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Stories of Your Life and Others

4.22  ·  Rating details ·  77,002 ratings  ·  8,951 reviews
Ted Chiang's first published story, "Tower of Babylon," won the Nebula Award in 1990. Subsequent stories have won the Asimov's SF Magazine reader poll, a second Nebula Award, the Theodore Sturgeon Memorial Award, and the Sidewise Award for alternate history. He won the John W. Campbell Award for Best New Writer in 1992. Story for story, he is the most honored young writer
ebook, 281 pages
Published October 26th 2010 by Small Beer Press (first published July 2002)
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Katie Fellows no tears from me but it certainly impacted me on both an emotional and mental level. There are a few stories in here (ie Hell is the Absence of God, D…moreno tears from me but it certainly impacted me on both an emotional and mental level. There are a few stories in here (ie Hell is the Absence of God, Division by Zero, and Story of your Life) that have very emotional ties but for the most part, I would not label it a tear jerker by any means. Still excellent though(less)
Rachita Sharma
This answer contains spoilers… (view spoiler)

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Reading is nothing; comprehension is everything”.
Sarah Richards

I read the title short story while away at a conference for technical writers. The quote above came from a presentation about transforming the Government Digital Service, but the issues of communication (context and audience) that are at the heart of this story are key to technical writing and had echoes in many of the presentations. Perhaps it is no coincidence that Ted Chiang is also a technical writer.

Note: This review is just t
Nov 10, 2016 rated it it was amazing
Update: Saturday the 12th, November 2016

I just watched the movie The Arrival and OMG it was amazing. :) :) :)
I cried. Like, a lot. I had chills and sat on the edge of my seat and I was totally engaged.
What's worse? The personal aspects of the movie just blew me away. And even worse? The mental ones were profound and beautiful and amazing. :) I AM SQUEEEING!!!!

Now here's the big question: Am I a fanboy because the movie only improved my appreciation of the original story? Or am I just blown away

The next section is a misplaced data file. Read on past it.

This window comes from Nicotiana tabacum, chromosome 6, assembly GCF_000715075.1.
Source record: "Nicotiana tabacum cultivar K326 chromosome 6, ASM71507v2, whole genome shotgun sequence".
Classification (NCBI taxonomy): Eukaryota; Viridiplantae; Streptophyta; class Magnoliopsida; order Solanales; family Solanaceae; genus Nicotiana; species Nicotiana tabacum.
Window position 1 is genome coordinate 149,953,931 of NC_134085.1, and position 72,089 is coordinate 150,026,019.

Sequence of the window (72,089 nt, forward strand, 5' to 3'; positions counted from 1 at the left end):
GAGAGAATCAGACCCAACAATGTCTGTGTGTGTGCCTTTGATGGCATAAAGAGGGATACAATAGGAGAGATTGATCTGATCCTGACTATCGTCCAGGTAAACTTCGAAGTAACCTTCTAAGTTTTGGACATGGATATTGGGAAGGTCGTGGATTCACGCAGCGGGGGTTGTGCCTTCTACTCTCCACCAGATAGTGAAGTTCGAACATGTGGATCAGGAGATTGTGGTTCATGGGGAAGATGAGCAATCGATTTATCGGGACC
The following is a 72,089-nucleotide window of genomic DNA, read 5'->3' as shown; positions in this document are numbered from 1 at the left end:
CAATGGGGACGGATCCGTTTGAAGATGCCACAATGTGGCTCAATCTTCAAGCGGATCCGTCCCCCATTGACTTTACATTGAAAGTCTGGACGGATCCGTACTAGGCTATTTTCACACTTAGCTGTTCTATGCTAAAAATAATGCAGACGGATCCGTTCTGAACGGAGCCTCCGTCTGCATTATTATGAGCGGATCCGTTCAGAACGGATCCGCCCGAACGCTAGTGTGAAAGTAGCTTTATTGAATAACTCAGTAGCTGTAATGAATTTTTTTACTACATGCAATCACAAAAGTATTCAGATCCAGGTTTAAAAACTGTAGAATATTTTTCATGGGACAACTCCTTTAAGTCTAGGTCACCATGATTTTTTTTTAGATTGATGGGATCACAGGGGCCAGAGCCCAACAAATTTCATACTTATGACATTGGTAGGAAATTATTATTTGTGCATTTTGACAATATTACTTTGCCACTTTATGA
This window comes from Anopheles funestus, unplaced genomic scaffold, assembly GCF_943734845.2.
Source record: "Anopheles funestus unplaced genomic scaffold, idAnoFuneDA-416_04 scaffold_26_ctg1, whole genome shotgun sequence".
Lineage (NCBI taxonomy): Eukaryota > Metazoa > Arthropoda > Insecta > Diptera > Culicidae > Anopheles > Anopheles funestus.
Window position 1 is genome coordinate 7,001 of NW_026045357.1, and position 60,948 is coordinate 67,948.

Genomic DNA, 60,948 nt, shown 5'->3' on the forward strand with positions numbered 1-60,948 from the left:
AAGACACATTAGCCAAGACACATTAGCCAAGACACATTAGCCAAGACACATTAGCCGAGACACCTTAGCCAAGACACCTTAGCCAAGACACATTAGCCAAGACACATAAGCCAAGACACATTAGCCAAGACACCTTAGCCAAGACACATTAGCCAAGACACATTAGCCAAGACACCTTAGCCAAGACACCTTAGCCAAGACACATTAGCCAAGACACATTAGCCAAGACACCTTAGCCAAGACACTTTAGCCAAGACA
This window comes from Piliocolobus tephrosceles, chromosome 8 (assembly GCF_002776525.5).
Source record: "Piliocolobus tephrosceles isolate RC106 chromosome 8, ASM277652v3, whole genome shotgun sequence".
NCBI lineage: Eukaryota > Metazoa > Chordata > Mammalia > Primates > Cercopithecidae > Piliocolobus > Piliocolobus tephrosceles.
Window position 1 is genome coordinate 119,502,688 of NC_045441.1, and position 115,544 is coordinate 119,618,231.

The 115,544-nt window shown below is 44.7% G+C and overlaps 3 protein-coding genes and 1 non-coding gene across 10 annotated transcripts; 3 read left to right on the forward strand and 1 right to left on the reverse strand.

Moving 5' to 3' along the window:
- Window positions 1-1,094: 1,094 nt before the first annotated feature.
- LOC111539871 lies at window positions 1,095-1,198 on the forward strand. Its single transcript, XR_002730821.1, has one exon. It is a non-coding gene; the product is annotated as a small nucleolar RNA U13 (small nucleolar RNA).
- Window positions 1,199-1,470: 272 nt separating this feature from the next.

Kevin Kelsey
Posted at Heradas

Ted Chiang’s name continually comes up in lists of great short stories. He’s never written a novel, but his short fiction has won nearly every SF award that exists. 4 Nebulas, 4 Hugos, John W. Campbell, Locus, and on and on. He’s greatly admired among authors and almost entirely unknown by most readers. I’ve heard him referenced as an inspiration by several authors that I enjoy reading. Specifically Ty Franck and Daniel Abraham (who collectively write the Expanse series under th
Emily (Books with Emily Fox)
I don't read very many short stories collection but after this one I feel like I now need to.

This one contains the most mind bending and original sci-fi stories I've read in a while.

My favorite what the last one!
Blake Crouch
Dec 14, 2018 rated it it was amazing
The greatest living short story writer in my humble opinion.
Kevin Kuhn
Oct 30, 2020 rated it really liked it  ·  review of another edition
Ted Chiang asks brilliant questions, of this there is no doubt.

What if someone developed an undeniable proof that demonstrated that mathematics is unreliable? That everything we thought about geometry and physics was built on an inconsistent structure? What would that do to a brilliant, mathematical mind?

What if science developed the ability to create ‘beauty blindness’? What if society were given the ability to turn on and off the ability to perceive physical attractiveness in others?

What if t
Apr 22, 2013 rated it it was amazing
Shelves: sci-fi, favorites
"Interfering Gremlin of GR" Alert!
This review was originally of the anthology Stories of Your Life and Others, then recently I wrote a separate review for the individual story "Story of Your Life". Today I woke up to find GR have merged the two reviews. WTF? Now it looks super long-winded! OK, I'd better reorganize this review a bit.
fancy line

Review of the novella "Story of Your Life"

Story of Your Life is one of Ted Chiang’s best stories. Ted Chiang is one of the greatest sci-fi short stories writers ever
Feb 10, 2019 rated it it was amazing
Loving Imperfections

If arithmetic were consistent, love could not exist. That is to say, if arithmetic were undeniably logical in its foundations, logic would rule the worild and love would be eliminated as the irrational thing it is. This is how I read the moral of Chiang‘s marvellous story.

Mathematicians tend to view numbers as the natural constituents of the universe, existing independently in a Platonic realm of perfection. Such a universe is orderly, reliable and comprehensible even if it i
3.5 stars

I don’t often read science fiction, and when I do, those I’ve chosen in the past are more appropriately labeled as speculative fiction. Stories that take place right here on our planet, sans aliens. Or, if they do happen to occur in other worlds, what is being examined is not so much the ‘aliens’ themselves, but the nature of our own humanity in comparison to these other beings. These are the best kinds of stories, and I’ve found some of my very favorites in this genre. Having once read